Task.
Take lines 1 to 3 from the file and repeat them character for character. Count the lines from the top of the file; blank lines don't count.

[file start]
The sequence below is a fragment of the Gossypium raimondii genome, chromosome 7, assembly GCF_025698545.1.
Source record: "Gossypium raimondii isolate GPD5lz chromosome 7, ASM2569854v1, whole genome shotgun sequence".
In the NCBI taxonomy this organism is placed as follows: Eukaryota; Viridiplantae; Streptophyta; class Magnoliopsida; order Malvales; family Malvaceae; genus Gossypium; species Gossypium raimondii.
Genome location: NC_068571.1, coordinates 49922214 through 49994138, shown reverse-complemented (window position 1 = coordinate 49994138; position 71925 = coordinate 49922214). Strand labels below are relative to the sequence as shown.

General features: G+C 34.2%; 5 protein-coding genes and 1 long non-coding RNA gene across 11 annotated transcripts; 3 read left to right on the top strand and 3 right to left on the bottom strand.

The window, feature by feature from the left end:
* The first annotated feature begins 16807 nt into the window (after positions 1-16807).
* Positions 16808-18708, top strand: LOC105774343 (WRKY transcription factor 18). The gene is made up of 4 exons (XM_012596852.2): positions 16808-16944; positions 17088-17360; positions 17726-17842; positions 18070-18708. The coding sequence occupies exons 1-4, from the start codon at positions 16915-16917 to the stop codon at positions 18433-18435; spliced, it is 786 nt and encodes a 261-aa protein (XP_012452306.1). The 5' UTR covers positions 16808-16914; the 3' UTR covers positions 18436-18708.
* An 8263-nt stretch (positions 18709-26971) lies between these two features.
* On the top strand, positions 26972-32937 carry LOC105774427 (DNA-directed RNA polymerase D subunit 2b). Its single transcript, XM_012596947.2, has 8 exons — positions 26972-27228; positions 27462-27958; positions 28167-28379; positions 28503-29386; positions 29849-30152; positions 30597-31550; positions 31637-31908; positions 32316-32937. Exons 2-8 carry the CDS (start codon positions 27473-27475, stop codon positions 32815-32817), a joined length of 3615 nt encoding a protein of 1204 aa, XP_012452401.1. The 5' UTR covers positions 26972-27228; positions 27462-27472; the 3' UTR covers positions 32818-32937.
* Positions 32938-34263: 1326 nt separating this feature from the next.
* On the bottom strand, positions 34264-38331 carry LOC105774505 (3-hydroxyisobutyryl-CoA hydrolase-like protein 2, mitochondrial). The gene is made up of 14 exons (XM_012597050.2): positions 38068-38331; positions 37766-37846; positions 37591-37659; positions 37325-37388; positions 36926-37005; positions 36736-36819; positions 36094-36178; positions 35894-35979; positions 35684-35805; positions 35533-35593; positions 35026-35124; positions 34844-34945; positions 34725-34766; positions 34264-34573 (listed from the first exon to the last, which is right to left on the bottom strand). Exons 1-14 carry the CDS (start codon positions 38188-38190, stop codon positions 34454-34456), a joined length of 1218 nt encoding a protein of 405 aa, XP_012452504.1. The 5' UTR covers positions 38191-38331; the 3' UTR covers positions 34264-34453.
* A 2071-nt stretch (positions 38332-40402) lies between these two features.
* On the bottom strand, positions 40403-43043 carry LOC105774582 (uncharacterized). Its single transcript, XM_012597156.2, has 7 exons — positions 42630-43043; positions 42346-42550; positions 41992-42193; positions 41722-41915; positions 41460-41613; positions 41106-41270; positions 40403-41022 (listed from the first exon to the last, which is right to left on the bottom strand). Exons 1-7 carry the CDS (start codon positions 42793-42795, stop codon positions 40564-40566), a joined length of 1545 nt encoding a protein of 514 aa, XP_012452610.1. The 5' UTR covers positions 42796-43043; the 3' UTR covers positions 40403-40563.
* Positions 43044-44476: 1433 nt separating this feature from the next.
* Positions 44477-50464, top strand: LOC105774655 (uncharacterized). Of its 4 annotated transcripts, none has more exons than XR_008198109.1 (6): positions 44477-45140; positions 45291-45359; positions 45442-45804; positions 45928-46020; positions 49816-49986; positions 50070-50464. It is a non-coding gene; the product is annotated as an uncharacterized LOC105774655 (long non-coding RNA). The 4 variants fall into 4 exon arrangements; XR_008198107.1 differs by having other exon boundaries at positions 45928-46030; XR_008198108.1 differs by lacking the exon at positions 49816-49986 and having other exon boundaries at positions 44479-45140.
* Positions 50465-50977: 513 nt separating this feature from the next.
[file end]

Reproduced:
The sequence below is a fragment of the Gossypium raimondii genome, chromosome 7, assembly GCF_025698545.1.
Source record: "Gossypium raimondii isolate GPD5lz chromosome 7, ASM2569854v1, whole genome shotgun sequence".
In the NCBI taxonomy this organism is placed as follows: Eukaryota; Viridiplantae; Streptophyta; class Magnoliopsida; order Malvales; family Malvaceae; genus Gossypium; species Gossypium raimondii.